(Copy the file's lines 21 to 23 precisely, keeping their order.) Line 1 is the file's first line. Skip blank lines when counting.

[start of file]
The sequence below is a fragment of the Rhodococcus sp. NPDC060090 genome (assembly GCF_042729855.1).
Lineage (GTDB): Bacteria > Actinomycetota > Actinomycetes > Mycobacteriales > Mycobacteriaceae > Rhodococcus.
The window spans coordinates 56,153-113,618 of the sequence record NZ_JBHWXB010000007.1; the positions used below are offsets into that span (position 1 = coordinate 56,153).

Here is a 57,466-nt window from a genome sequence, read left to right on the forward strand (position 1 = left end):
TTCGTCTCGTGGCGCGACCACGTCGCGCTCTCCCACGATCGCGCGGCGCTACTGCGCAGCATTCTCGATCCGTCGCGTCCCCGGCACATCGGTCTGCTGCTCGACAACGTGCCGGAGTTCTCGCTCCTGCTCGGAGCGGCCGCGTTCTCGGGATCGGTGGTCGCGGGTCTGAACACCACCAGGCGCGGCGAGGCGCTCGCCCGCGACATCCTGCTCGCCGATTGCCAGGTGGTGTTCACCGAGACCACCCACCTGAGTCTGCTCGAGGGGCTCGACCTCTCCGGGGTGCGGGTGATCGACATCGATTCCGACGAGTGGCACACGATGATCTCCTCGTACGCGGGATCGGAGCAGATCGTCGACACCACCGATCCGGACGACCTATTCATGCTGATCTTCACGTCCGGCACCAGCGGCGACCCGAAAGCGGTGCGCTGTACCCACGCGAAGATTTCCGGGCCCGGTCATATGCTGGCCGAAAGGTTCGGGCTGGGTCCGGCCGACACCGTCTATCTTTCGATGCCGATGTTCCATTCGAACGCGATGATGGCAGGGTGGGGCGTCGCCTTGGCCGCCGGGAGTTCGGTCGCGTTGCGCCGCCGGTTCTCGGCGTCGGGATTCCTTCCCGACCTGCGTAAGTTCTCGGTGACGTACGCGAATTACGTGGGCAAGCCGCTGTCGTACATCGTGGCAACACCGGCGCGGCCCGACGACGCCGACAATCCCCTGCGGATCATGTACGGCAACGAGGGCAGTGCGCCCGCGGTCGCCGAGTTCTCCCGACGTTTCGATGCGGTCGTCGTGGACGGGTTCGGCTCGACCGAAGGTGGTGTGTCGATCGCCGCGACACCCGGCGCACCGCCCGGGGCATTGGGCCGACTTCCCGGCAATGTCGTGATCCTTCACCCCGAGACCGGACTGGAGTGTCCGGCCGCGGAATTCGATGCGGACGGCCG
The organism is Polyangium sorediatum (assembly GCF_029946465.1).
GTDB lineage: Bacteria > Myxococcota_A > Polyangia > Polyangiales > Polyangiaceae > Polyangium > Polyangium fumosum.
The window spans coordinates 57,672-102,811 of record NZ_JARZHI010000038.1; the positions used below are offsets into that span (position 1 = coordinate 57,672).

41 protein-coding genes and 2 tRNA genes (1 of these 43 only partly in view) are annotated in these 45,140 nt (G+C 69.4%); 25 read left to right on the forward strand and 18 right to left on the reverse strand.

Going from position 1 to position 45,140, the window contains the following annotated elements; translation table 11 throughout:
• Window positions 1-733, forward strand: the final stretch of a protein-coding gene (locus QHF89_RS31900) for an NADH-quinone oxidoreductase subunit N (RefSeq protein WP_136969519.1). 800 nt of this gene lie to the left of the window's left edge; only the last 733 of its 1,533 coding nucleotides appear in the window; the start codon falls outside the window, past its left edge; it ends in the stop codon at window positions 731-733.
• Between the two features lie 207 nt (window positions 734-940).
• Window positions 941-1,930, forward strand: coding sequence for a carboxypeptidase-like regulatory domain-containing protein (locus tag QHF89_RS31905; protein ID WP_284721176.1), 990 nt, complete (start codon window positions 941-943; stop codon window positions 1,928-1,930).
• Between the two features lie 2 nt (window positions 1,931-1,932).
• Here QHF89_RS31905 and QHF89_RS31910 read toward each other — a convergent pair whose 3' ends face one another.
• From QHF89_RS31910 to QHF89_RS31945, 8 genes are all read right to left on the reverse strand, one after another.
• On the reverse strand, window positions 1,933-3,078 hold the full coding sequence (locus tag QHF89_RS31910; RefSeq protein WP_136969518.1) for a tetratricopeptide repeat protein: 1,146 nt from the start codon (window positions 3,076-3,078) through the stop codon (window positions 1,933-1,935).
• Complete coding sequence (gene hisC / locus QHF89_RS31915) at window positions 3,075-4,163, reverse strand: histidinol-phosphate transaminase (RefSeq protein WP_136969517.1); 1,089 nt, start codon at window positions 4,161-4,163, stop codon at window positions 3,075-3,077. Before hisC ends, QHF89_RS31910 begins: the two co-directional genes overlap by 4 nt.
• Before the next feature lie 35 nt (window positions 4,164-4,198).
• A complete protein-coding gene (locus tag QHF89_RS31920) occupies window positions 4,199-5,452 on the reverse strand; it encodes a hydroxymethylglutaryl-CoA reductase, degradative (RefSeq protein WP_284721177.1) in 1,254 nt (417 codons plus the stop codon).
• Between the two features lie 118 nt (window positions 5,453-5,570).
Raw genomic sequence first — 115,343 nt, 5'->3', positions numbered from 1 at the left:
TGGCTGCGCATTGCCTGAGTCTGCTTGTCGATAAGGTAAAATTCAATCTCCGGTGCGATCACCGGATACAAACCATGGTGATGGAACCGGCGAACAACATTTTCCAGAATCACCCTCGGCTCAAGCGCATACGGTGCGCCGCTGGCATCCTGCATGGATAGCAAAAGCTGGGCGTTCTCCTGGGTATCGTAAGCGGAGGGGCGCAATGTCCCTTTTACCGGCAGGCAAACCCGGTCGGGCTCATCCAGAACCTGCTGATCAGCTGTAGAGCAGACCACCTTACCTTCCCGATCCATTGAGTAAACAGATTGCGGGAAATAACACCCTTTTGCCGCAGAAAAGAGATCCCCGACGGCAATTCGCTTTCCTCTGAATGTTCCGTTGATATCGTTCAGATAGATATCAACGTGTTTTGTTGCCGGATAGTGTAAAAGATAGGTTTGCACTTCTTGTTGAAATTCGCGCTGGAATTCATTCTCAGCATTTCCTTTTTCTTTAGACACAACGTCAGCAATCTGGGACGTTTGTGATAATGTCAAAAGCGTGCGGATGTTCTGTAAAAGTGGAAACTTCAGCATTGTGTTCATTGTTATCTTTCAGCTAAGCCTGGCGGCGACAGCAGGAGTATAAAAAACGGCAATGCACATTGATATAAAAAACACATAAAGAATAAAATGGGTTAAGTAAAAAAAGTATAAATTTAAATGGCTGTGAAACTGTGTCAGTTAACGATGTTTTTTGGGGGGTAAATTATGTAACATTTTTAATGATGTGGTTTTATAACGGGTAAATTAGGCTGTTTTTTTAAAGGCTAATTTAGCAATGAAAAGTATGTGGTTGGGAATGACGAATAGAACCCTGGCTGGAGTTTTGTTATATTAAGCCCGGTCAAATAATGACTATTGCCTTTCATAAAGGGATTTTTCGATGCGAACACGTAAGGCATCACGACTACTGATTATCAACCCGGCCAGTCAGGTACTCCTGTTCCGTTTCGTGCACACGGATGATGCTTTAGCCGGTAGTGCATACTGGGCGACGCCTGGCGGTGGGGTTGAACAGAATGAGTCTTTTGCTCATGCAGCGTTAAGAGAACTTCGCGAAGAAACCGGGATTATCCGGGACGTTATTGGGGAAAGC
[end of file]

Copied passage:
• Between the two features lie 118 nt (window positions 5,453-5,570).
Raw genomic sequence first — 115,343 nt, 5'->3', positions numbered from 1 at the left:
TGGCTGCGCATTGCCTGAGTCTGCTTGTCGATAAGGTAAAATTCAATCTCCGGTGCGATCACCGGATACAAACCATGGTGATGGAACCGGCGAACAACATTTTCCAGAATCACCCTCGGCTCAAGCGCATACGGTGCGCCGCTGGCATCCTGCATGGATAGCAAAAGCTGGGCGTTCTCCTGGGTATCGTAAGCGGAGGGGCGCAATGTCCCTTTTACCGGCAGGCAAACCCGGTCGGGCTCATCCAGAACCTGCTGATCAGCTGTAGAGCAGACCACCTTACCTTCCCGATCCATTGAGTAAACAGATTGCGGGAAATAACACCCTTTTGCCGCAGAAAAGAGATCCCCGACGGCAATTCGCTTTCCTCTGAATGTTCCGTTGATATCGTTCAGATAGATATCAACGTGTTTTGTTGCCGGATAGTGTAAAAGATAGGTTTGCACTTCTTGTTGAAATTCGCGCTGGAATTCATTCTCAGCATTTCCTTTTTCTTTAGACACAACGTCAGCAATCTGGGACGTTTGTGATAATGTCAAAAGCGTGCGGATGTTCTGTAAAAGTGGAAACTTCAGCATTGTGTTCATTGTTATCTTTCAGCTAAGCCTGGCGGCGACAGCAGGAGTATAAAAAACGGCAATGCACATTGATATAAAAAACACATAAAGAATAAAATGGGTTAAGTAAAAAAAGTATAAATTTAAATGGCTGTGAAACTGTGTCAGTTAACGATGTTTTTTGGGGGGTAAATTATGTAACATTTTTAATGATGTGGTTTTATAACGGGTAAATTAGGCTGTTTTTTTAAAGGCTAATTTAGCAATGAAAAGTATGTGGTTGGGAATGACGAATAGAACCCTGGCTGGAGTTTTGTTATATTAAGCCCGGTCAAATAATGACTATTGCCTTTCATAAAGGGATTTTTCGATGCGAACACGTAAGGCATCACGACTACTGATTATCAACCCGGCCAGTCAGGTACTCCTGTTCCGTTTCGTGCACACGGATGATGCTTTAGCCGGTAGTGCATACTGGGCGACGCCTGGCGGTGGGGTTGAACAGAATGAGTCTTTTGCTCATGCAGCGTTAAGAGAACTTCGCGAAGAAACCGGGATTATCCGGGACGTTATTGGGGAAAGC